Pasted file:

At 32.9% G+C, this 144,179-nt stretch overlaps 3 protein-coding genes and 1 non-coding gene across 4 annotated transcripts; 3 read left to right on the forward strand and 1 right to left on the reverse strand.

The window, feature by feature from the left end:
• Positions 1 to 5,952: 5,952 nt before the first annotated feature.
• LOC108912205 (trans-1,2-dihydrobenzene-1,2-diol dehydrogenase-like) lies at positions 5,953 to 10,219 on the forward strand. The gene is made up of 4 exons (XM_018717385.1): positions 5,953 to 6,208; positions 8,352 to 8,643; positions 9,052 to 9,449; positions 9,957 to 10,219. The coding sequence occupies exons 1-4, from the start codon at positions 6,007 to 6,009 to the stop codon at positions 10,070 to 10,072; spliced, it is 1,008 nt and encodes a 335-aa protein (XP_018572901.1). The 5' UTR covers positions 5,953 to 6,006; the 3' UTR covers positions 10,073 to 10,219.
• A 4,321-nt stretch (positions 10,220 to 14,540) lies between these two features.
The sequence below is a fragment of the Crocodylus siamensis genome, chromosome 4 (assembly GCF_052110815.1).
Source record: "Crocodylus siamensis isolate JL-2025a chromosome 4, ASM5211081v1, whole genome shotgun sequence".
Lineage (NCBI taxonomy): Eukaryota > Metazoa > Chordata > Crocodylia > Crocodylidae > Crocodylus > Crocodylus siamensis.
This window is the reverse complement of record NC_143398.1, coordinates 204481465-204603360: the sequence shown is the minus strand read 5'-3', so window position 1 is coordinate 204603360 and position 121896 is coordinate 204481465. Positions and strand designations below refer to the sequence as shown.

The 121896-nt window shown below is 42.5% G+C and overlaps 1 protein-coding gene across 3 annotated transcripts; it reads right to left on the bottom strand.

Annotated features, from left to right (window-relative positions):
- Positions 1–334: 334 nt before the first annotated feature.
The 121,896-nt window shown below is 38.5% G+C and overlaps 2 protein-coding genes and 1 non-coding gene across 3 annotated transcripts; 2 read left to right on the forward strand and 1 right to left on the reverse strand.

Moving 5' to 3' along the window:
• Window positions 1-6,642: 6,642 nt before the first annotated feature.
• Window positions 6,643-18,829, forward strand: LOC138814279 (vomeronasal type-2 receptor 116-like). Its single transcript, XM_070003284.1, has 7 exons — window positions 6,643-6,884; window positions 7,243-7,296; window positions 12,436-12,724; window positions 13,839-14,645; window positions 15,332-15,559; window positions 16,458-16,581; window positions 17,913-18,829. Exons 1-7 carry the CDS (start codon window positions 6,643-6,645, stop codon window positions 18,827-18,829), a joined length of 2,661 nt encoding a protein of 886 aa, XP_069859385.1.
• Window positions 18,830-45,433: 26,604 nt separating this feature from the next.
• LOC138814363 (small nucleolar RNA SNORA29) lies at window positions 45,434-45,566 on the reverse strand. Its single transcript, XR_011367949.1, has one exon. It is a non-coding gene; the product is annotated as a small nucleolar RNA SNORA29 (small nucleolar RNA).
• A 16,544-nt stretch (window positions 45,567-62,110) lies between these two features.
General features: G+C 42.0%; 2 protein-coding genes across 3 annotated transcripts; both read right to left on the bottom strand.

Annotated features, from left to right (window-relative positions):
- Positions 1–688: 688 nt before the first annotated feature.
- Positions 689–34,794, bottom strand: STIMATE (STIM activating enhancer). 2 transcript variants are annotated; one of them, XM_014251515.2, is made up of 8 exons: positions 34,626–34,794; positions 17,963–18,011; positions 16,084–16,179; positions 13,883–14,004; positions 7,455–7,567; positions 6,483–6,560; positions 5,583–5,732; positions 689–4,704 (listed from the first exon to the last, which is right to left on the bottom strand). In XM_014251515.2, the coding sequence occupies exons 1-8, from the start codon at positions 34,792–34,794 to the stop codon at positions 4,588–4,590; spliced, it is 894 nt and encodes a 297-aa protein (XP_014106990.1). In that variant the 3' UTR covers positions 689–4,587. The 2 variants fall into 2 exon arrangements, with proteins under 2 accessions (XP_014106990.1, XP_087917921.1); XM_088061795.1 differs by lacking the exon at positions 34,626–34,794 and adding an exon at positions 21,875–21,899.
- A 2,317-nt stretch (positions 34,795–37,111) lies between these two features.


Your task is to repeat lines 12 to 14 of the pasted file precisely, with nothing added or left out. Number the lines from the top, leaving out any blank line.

- Positions 1–334: 334 nt before the first annotated feature.
The 121,896-nt window shown below is 38.5% G+C and overlaps 2 protein-coding genes and 1 non-coding gene across 3 annotated transcripts; 2 read left to right on the forward strand and 1 right to left on the reverse strand.

Moving 5' to 3' along the window: